4.4. Asset Tracking

Asset tracking in WSN is the employment of mobile wireless sensors on each of the assets to enable asset managers to track asset location and to indirectly monitor the asset usage status in real time. For cargo dispatching companies, an essential aspect of their business is the real-time status of their active assets. While some companies still use the manual tracking which is unreliable with higher overhead cost, the majority employs the smart asset tracking method. The RFID is most often used for this purpose with technologies, such as the ZigBee IEEE 802.15.4, adopting and improving upon the RFID functionality to enhance the asset tracking capabilities. RFIDs in the form of wake-up radios are used to track the products by their ID and the main radio handles the communication of other main information.
Asset tracking application specific quasi-passive wake-up radios are proposed in [122]. The wake-up radio design requirement for asset tracking should be able to operate for the long-term with bidirectional communication and high energy efficiency. Asset tracking system using the passive wake-up radio is shown in Figure 11. Although communication between two passive wake-up radios is considered for shorter range due to their low relatively low transmission power and receiver sensitivity. However, in Figure 11 the communication is initiated by a high transmission power base station, which can start the wake-up radio even at longer range. After the main radio is triggered to start-up by the wake-up radio, the main radio can send its information back to the base station over the long distance with high transmission power since it is active. The passive wake-up radio protocols proposed in [49,63,64] are suitable candidates for use in this application because of their low maintenance cost and long-term operation capability.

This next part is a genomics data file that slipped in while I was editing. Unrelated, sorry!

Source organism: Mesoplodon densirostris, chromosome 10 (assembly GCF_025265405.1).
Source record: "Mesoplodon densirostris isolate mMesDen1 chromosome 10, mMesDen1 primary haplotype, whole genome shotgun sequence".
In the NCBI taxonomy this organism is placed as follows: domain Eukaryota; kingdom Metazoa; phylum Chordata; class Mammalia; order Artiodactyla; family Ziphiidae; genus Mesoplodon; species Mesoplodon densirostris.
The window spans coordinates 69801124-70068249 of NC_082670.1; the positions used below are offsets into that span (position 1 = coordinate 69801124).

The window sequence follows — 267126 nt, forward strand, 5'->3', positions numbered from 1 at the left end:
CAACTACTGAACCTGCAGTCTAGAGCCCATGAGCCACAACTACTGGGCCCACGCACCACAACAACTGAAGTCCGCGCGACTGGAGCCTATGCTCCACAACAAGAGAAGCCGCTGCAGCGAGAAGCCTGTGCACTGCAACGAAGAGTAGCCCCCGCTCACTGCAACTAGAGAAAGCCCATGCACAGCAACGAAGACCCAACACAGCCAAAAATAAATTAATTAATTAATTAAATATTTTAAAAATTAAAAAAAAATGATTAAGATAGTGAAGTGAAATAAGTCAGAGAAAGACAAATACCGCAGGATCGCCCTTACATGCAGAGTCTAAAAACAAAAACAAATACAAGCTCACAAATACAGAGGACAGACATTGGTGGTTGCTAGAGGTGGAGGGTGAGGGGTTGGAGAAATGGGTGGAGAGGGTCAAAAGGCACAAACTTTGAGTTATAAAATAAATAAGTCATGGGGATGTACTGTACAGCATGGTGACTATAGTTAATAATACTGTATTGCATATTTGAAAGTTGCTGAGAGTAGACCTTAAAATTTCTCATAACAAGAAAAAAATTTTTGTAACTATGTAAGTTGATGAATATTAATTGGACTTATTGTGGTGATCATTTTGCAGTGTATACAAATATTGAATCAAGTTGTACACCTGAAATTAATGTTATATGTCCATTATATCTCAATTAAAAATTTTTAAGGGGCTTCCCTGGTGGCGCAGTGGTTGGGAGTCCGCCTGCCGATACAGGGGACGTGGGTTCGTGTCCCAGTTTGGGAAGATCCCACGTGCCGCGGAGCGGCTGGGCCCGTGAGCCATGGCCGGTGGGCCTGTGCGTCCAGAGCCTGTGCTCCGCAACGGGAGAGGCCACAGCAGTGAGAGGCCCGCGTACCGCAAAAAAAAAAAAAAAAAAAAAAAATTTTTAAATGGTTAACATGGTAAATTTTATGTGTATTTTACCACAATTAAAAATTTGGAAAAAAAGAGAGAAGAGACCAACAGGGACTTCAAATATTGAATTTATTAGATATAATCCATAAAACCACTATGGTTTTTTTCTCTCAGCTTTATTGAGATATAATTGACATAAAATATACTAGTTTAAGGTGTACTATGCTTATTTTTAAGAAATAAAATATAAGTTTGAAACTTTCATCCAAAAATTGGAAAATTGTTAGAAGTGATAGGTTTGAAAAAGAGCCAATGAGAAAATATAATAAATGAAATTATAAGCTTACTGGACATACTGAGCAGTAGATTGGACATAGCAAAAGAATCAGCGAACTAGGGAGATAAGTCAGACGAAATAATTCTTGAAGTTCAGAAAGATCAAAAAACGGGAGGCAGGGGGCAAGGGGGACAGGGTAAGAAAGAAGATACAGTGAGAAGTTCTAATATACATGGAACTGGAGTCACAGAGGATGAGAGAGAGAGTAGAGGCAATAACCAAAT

5. Research Challenges and Future Directions

In this section, we discuss the open research issues and practical challenges in the passive wake-up radio. While we mentioned earlier that most of the reported systems and protocols are evaluated based on theoretical analysis and simulation, we recommend moving forward with the development of testbed prototypes to accelerate the real-world implementation of wake-up radio technology. We also discuss the future research direction that can be engaged to solve these challenges.

5.1. Communication Range